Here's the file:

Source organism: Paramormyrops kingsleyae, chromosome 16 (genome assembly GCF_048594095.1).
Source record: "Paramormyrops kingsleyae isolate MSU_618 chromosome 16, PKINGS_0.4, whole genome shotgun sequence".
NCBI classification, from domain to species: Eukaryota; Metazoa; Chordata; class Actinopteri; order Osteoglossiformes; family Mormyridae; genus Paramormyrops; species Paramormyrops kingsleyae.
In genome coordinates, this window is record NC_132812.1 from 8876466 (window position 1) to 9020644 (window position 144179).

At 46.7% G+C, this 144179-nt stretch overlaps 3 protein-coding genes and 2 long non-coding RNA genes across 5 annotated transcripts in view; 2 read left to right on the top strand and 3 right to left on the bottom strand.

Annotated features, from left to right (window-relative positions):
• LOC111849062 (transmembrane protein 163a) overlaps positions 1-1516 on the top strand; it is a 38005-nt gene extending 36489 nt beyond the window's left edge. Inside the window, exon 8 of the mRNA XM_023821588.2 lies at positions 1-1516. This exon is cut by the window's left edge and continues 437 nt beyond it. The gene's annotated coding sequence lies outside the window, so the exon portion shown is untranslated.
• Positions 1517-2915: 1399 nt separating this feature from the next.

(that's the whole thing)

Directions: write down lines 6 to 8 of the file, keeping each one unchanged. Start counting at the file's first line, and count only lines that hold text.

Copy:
Annotated features, from left to right (window-relative positions):
• LOC111849062 (transmembrane protein 163a) overlaps positions 1-1516 on the top strand; it is a 38005-nt gene extending 36489 nt beyond the window's left edge. Inside the window, exon 8 of the mRNA XM_023821588.2 lies at positions 1-1516. This exon is cut by the window's left edge and continues 437 nt beyond it. The gene's annotated coding sequence lies outside the window, so the exon portion shown is untranslated.
• Positions 1517-2915: 1399 nt separating this feature from the next.